In the lunatic asylum Dr. Richter is on to Murdoch, but gets abducted by armed U.S. army men. Murdock makes the team go after their leader, dodgy colonel Mack Stoddard, who was recognized ... See full summary »

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Cast

Episode complete credited cast:
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Betty / Sarah
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Phillips
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Dr. A.M. Richter
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Shelton
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Colonel Mack Stoddard
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Sgt. Ratliff
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Price
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Wendy
Richard L. Duran ...
Pablo (as Richard Duran)
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Storyline

In the lunatic asylum Dr. Richter is on to Murdoch, but gets abducted by armed U.S. army men. Murdock makes the team go after their leader, dodgy colonel Mack Stoddard, who was recognized by the docs daughter and as Face discovers is a military adviser to Curaguay in South America, and even plans to overthrow the president for wanting to end the profitable civil war. There Hannibal realizes the daughter is actually a reporter, but soon she turns out to claim a different identity in every situation, such as CIA agent or Stoddards daughter; the doc is found and once refused her as a patient... Written by KGF Vissers

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10 December 1985 (USA)  »

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1.33 : 1
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Goofs

When they reach South America, B.A.'s medallions change several times. See more »

Quotes

Dr. Richter: I'd be very, very, very upset with you, Murdock, if you're so good at this that you're a fraud. I'd hate to lose you as a patient. I mean you're the, you're the best patient I got. In fact, you could be a professional patient.
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User Reviews

The wonderful and crazy "Maybe" that this episode gives !

It's about the gorilla war which was a very popular theme in the 1980s cinema. Just remember Uncommon Valor (1983), Let's Get Harry (1986), Delta Force 2 (1990), etc. The action is plenty and well-made. The fun is here; I loved the mysterious girl who has multifarious characters; that was the episode's best. And I always had a thing for the 1980s music; something was mega entertaining about it through the TV shows. The mix of what remained from the 70's disco funkiness with the fast-paced orchestral tunes of the 1980s bewitches me utterly. It's like the best soundtrack for the 80s TV and my childhood.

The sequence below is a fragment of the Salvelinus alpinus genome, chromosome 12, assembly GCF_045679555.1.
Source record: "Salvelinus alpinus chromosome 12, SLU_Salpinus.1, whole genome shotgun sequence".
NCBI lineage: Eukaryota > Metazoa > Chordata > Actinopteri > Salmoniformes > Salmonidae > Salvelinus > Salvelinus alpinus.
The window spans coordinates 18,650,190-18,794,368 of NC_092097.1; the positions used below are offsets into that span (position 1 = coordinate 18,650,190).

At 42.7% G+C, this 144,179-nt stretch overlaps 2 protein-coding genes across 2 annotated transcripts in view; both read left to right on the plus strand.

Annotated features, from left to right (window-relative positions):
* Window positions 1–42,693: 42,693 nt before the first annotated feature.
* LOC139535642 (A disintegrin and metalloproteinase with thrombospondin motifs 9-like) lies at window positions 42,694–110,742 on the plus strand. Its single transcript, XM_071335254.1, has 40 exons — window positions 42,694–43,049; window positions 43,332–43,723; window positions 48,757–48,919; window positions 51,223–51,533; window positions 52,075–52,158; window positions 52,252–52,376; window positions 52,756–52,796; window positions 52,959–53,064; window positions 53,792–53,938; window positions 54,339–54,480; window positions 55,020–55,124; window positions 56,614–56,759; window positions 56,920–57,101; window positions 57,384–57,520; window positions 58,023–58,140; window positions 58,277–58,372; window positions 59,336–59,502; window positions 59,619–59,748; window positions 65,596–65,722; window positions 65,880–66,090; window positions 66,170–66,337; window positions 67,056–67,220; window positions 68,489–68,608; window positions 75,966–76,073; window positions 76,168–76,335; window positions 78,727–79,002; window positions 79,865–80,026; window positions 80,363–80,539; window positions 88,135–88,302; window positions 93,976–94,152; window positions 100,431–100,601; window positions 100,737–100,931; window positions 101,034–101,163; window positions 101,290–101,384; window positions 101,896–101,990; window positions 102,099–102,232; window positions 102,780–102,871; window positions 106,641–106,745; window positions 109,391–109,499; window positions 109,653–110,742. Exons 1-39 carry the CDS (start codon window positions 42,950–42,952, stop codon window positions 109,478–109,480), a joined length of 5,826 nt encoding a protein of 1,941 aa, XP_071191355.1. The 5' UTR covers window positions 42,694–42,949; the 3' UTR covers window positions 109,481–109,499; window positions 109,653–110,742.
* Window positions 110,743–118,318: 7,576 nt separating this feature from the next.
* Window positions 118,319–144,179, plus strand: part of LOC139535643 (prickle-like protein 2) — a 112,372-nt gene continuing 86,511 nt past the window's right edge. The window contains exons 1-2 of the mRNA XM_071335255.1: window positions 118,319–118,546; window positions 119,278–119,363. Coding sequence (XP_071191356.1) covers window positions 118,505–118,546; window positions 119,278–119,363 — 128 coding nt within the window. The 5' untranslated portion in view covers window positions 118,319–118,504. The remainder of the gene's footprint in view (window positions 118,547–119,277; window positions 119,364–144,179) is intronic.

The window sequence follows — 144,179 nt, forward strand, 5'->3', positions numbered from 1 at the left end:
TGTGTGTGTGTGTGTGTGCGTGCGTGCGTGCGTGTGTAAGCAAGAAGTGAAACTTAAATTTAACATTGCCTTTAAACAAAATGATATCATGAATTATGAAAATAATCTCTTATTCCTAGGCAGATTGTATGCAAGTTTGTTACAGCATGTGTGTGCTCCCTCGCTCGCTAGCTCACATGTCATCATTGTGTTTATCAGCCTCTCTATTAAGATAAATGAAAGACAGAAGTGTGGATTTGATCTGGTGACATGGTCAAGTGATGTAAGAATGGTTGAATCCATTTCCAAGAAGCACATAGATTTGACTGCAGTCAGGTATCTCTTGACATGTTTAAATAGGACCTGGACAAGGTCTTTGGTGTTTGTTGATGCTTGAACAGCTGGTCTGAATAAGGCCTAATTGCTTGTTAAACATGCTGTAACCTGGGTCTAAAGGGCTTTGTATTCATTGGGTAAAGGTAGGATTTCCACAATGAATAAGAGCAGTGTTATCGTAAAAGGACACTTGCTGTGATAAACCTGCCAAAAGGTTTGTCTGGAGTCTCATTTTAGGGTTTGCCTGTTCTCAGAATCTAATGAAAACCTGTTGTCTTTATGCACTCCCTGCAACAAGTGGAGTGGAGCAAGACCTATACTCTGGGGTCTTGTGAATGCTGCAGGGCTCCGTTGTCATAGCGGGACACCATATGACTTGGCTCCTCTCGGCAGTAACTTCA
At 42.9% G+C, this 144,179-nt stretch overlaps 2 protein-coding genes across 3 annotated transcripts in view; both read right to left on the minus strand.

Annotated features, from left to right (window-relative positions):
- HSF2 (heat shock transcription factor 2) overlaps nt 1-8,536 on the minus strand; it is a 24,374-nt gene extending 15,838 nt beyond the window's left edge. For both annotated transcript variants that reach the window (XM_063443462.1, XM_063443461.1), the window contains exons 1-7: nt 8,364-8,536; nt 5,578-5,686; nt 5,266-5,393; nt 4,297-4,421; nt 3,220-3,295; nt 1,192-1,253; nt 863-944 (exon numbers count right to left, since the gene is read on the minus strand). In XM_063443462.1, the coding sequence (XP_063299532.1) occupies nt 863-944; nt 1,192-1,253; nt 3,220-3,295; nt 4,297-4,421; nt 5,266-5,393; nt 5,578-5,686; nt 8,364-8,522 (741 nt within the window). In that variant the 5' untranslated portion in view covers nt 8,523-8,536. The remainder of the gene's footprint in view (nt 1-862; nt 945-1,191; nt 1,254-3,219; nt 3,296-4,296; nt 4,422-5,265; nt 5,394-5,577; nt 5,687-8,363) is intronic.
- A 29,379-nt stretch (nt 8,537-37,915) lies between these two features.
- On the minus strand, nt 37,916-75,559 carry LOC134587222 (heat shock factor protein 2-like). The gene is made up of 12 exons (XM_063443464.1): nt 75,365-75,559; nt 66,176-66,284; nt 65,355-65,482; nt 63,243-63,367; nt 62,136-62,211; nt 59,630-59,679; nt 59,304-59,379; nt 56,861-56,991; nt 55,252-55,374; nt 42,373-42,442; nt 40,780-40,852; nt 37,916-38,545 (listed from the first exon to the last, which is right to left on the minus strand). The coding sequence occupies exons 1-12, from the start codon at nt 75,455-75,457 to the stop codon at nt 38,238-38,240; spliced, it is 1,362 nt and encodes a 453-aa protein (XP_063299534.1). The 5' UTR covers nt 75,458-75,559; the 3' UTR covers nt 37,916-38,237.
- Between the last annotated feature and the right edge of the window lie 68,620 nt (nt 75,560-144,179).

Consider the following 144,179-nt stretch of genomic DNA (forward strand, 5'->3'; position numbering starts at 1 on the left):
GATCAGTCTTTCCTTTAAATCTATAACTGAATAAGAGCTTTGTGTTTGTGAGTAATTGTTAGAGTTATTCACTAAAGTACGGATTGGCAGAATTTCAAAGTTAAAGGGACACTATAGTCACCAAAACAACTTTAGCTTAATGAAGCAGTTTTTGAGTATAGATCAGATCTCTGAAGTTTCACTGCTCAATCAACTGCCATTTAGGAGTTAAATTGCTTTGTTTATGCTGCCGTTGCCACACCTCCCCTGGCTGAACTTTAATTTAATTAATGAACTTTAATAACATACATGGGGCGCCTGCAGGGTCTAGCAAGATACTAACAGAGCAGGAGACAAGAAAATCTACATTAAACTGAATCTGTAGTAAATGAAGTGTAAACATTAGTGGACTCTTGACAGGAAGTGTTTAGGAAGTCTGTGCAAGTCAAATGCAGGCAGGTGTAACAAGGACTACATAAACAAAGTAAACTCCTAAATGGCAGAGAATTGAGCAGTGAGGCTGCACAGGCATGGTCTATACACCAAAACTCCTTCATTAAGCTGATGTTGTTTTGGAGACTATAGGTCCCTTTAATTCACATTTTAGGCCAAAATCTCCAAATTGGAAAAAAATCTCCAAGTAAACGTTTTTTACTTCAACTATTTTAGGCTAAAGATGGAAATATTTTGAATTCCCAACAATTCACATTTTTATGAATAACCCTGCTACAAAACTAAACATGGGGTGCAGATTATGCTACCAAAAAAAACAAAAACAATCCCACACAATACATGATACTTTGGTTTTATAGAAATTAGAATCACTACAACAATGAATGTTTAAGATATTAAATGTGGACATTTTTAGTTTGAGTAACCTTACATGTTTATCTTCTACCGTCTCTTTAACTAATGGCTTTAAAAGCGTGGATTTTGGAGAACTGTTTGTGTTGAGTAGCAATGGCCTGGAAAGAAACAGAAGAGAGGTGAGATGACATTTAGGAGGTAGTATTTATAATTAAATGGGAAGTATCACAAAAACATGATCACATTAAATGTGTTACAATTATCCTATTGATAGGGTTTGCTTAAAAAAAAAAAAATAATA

However, the plot is breakable; why the crazy general kidnaps his psychiatrist, along with the report the last wrote, while he can easily kill him ? How the military officer recognizes Face as an A-Team man while Murdock, another A-Team man, is in front of him too, and not having real disguise as well? By the way, the same officer says that the A-Team is 3 guys ??! Why the A-Team is interested in stopping the assassination of some banana republic they totally don't know? From where they have all of this money to finance the traveling to that republic in the first place, especially when they collect no money for many operations like this; which was done for Murdock's emotional attachment towards his psychiatrist?. And finally, what was the point of that psychiatrist as not M.D one ?? Accordingly, the more pressing question would be why Murdock's T-shirt was having "Excellent" written all over it this time ?!

Still, there is highly interesting point. It remains at the wonderful and crazy hypothesis which the episode, consciously or unconsciously, propounds. The first line of it was Murdock saying to his doctor "It's all about running, running, and running". Murdock escapes from reality till he reached to a level where he doesn't know what's reality?, and what's not? (or so he claims). So what if all what he lives, and we do live with him, is only daydreams where he gets out of this hospital, just about everyday (!), gets together with his old war buddies to fight all the evil of the world, and beat it every time with devises that range between military improvisations and child plays, without having any injuries at all, killing anyone, or collecting real money, then, strangely enough, comes back to the hospital! Hence the whole infantile and nutty world of the A-Team could be just a creative figment of Murdock's infantile and nutty imagination. That could explain a lot. Especially when he's someone in deep love with watching numerous movies and TV shows for all the time. Otherwise, the writers of the show are bunch of Murdocks themselves!

Psychologically speaking, the supposed daydreams / the A-Team's winning war for supporting the goodness could represent perfectly the opposite of what Murdock was forced to live in Vietnam (a compensation's issue). And dramatically speaking what a marvelous twist that could have been. Nevertheless, no one could have ever exploited it, since it ruins completely the kind of credibility that the show has. But let me think of it from time to time. Even if it wasn't intended, unlike other intended enigmas in other shows at the moment (like : could Higgins be Robin Masters in "Magnum. P.I"?, or not?). So when Murdock says, in the start of the (The Doctor is Out), that "everything thing I dream of, comes true". I might replay "Yeah, as an A-Team episode !".

Despite the shortcomings, it's above average A-Team's fun. It's not manufactured to think in the first place, but to run from reality. And Murdock's or not, it's a nice run anyway.


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